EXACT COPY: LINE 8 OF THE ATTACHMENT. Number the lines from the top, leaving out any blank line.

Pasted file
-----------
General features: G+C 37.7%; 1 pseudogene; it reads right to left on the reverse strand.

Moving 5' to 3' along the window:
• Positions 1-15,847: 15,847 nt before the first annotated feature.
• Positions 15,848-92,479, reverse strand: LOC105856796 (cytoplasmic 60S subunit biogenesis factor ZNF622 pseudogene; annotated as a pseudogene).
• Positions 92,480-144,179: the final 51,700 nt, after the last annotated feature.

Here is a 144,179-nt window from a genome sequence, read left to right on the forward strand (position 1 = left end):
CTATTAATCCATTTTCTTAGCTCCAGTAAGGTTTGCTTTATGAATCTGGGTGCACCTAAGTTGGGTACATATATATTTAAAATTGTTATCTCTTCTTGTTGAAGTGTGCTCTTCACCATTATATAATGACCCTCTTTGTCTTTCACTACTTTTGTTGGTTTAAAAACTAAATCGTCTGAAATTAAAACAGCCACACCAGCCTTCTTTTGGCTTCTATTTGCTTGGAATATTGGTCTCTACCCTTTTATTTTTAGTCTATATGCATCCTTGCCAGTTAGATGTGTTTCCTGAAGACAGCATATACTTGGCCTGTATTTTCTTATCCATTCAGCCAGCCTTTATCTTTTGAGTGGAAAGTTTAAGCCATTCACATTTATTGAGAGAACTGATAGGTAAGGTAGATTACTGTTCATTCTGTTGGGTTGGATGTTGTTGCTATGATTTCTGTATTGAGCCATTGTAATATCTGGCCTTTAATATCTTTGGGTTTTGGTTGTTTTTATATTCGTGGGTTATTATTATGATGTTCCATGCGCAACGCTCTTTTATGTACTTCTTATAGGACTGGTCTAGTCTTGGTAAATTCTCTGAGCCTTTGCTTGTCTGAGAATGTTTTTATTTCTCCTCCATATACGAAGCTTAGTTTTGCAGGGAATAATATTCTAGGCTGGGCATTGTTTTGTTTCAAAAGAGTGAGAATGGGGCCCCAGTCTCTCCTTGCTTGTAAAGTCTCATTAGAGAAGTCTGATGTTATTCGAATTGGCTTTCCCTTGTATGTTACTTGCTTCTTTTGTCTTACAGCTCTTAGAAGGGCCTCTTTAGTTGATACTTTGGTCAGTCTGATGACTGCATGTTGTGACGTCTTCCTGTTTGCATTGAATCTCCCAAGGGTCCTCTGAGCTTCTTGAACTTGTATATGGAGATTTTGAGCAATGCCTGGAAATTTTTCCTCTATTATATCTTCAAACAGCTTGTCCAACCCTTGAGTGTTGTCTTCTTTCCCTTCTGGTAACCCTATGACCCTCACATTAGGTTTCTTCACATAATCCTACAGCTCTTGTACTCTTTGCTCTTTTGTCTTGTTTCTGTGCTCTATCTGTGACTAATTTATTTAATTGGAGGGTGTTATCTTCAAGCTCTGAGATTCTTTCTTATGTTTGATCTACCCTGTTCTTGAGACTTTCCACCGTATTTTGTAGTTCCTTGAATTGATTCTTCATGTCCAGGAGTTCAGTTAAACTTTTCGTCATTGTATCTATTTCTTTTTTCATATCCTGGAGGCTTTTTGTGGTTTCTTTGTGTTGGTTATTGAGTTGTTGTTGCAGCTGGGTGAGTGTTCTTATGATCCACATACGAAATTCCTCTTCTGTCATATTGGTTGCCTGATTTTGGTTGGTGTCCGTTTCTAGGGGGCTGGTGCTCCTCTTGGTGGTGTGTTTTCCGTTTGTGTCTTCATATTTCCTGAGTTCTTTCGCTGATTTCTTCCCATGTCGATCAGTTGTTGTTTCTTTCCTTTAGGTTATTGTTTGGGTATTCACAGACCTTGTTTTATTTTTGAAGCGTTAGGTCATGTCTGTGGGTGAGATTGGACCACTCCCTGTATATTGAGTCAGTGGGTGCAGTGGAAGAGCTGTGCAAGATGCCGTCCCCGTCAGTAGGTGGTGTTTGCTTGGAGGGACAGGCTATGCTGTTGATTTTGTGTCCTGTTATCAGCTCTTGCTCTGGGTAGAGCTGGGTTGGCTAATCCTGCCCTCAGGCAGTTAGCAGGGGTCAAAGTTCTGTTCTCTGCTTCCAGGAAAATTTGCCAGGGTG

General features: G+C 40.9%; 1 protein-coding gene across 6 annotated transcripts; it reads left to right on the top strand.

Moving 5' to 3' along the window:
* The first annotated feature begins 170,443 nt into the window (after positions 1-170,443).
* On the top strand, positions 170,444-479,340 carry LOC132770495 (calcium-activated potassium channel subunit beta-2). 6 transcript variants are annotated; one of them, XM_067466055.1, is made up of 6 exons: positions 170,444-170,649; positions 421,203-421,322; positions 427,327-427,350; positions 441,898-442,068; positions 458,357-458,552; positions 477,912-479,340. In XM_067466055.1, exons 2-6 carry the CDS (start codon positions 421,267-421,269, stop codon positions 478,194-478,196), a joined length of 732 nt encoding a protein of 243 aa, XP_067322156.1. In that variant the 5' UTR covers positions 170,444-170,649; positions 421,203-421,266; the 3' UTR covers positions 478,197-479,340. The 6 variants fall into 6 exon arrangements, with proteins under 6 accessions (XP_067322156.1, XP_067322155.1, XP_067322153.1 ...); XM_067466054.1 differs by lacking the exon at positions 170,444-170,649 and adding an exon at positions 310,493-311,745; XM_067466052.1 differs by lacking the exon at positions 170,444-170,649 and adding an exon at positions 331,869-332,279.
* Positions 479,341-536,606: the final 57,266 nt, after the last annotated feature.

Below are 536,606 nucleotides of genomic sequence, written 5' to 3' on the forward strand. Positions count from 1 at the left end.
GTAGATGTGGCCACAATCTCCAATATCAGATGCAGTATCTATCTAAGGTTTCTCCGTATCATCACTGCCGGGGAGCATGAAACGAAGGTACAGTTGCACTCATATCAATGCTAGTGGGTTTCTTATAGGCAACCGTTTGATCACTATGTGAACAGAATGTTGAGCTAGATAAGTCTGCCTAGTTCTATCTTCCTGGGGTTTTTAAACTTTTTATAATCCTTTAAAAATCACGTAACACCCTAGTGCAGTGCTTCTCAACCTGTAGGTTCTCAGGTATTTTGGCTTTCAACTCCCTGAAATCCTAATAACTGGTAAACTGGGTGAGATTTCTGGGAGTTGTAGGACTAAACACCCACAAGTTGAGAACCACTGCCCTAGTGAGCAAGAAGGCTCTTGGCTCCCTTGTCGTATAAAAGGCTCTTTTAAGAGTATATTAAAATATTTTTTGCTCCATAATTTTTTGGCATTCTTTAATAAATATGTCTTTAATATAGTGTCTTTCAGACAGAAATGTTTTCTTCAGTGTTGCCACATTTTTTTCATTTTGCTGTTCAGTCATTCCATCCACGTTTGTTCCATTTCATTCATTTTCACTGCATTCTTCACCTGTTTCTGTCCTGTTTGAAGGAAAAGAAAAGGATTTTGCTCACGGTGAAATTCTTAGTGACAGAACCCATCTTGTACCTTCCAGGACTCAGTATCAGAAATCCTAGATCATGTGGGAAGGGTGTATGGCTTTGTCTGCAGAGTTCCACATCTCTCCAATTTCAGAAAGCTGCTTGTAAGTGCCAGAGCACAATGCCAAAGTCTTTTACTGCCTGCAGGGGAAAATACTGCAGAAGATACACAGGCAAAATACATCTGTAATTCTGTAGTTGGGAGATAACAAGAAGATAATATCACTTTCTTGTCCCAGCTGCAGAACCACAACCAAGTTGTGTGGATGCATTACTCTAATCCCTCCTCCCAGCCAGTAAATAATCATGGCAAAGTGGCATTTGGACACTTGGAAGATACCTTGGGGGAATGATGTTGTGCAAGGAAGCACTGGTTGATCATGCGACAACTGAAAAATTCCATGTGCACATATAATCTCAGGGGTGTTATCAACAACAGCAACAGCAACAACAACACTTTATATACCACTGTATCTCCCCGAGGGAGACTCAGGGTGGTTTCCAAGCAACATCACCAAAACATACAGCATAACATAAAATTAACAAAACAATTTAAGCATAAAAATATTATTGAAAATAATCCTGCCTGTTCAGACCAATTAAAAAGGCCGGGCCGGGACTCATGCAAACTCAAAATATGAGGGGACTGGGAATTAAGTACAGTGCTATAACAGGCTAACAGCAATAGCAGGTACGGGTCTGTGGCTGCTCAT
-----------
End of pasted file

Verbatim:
General features: G+C 40.9%; 1 protein-coding gene across 6 annotated transcripts; it reads left to right on the top strand.